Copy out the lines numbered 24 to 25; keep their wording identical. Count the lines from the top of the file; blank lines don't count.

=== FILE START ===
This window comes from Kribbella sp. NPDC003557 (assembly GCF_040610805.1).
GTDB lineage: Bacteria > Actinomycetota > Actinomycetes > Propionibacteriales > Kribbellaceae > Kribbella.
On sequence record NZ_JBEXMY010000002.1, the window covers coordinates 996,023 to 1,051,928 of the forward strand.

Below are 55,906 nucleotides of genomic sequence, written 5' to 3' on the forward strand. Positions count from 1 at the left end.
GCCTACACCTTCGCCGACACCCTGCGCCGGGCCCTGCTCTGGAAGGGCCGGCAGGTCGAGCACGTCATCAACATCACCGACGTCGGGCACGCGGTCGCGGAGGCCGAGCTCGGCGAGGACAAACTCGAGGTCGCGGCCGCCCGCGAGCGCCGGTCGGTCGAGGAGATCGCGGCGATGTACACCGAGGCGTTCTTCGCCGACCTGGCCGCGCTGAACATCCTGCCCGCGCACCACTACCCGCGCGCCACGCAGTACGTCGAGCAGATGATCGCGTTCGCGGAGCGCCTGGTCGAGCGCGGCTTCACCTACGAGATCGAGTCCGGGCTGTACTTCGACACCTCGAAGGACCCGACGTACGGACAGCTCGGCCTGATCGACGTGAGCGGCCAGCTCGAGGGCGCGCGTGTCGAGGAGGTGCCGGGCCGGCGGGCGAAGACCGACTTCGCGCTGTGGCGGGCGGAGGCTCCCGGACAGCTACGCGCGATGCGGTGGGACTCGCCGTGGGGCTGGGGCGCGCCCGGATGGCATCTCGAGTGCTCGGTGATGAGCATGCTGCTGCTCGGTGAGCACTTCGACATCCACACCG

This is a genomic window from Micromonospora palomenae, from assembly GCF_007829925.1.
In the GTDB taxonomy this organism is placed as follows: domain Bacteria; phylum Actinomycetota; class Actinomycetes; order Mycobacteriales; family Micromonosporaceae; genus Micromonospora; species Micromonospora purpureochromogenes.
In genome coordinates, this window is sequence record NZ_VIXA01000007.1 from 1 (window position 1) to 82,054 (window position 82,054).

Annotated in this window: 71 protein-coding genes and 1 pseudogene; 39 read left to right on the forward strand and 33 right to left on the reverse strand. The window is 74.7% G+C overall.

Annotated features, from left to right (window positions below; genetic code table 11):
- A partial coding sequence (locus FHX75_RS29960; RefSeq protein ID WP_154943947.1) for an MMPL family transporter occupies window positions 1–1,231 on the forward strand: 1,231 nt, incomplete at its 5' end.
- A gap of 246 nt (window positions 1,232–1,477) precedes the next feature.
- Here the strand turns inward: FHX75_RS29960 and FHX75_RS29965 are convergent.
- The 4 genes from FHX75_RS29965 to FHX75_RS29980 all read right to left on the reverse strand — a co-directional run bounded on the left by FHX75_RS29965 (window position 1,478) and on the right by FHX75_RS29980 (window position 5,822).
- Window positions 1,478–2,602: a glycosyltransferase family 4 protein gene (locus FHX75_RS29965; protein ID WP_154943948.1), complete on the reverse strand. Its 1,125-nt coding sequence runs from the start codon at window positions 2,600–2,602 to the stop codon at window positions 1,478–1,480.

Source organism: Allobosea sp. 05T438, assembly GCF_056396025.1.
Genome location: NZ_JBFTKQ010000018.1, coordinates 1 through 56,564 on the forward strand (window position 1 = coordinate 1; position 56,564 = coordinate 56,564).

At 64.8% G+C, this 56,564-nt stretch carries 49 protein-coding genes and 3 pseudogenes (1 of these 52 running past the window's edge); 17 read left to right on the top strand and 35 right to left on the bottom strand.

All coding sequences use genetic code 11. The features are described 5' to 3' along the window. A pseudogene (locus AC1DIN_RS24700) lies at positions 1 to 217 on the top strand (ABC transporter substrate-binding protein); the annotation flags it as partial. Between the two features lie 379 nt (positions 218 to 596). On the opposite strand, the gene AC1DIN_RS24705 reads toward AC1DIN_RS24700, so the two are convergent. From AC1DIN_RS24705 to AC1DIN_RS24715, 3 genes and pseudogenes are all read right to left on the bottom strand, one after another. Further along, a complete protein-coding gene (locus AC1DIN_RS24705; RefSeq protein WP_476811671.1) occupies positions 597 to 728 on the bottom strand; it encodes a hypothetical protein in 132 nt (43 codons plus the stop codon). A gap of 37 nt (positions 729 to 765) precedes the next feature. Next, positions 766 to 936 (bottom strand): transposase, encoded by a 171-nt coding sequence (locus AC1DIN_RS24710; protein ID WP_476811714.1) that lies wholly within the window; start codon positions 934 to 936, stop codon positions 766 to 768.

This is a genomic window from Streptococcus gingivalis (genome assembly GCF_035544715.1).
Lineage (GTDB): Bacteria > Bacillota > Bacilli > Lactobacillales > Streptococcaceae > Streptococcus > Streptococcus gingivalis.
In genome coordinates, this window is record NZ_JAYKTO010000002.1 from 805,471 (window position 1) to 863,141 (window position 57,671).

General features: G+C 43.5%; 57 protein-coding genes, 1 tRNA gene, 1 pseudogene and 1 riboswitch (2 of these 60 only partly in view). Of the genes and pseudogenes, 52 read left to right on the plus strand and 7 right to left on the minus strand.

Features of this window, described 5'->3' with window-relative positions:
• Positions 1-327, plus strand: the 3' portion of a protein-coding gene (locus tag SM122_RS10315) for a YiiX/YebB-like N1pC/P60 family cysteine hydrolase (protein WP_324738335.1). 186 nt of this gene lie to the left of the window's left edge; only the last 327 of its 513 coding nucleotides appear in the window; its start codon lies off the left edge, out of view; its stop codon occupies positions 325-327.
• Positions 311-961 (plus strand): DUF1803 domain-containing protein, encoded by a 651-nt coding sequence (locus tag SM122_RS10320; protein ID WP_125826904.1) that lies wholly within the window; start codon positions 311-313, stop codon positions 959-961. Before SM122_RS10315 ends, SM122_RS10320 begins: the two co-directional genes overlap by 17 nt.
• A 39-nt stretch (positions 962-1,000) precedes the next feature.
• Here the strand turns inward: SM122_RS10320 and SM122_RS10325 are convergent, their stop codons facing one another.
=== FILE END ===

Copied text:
Features of this window, described 5'->3' with window-relative positions:
• Positions 1-327, plus strand: the 3' portion of a protein-coding gene (locus tag SM122_RS10315) for a YiiX/YebB-like N1pC/P60 family cysteine hydrolase (protein WP_324738335.1). 186 nt of this gene lie to the left of the window's left edge; only the last 327 of its 513 coding nucleotides appear in the window; its start codon lies off the left edge, out of view; its stop codon occupies positions 325-327.